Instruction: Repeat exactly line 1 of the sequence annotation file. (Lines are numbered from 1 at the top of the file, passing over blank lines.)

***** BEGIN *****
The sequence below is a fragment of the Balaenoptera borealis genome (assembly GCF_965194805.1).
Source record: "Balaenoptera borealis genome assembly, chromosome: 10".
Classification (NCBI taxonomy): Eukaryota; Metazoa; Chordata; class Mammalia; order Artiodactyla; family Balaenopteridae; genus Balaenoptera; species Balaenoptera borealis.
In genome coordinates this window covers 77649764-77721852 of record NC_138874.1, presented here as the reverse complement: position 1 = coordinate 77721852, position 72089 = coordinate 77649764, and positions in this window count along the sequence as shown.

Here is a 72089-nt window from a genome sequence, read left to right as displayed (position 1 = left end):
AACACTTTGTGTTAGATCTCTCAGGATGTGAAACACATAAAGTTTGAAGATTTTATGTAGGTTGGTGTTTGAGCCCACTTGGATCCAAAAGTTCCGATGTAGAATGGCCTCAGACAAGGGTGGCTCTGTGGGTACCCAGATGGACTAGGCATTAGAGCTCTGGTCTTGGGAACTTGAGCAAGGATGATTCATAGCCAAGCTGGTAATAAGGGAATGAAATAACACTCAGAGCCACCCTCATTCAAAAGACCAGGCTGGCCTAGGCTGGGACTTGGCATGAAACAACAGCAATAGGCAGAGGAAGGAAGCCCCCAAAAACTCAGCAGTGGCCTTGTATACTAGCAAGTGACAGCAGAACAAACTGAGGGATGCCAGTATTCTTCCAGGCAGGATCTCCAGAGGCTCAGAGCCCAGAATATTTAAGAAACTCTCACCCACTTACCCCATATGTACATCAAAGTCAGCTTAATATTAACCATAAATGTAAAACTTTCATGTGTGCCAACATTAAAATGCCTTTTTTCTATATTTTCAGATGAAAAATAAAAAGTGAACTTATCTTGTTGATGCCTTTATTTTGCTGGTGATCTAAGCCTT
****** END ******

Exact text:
The sequence below is a fragment of the Balaenoptera borealis genome (assembly GCF_965194805.1).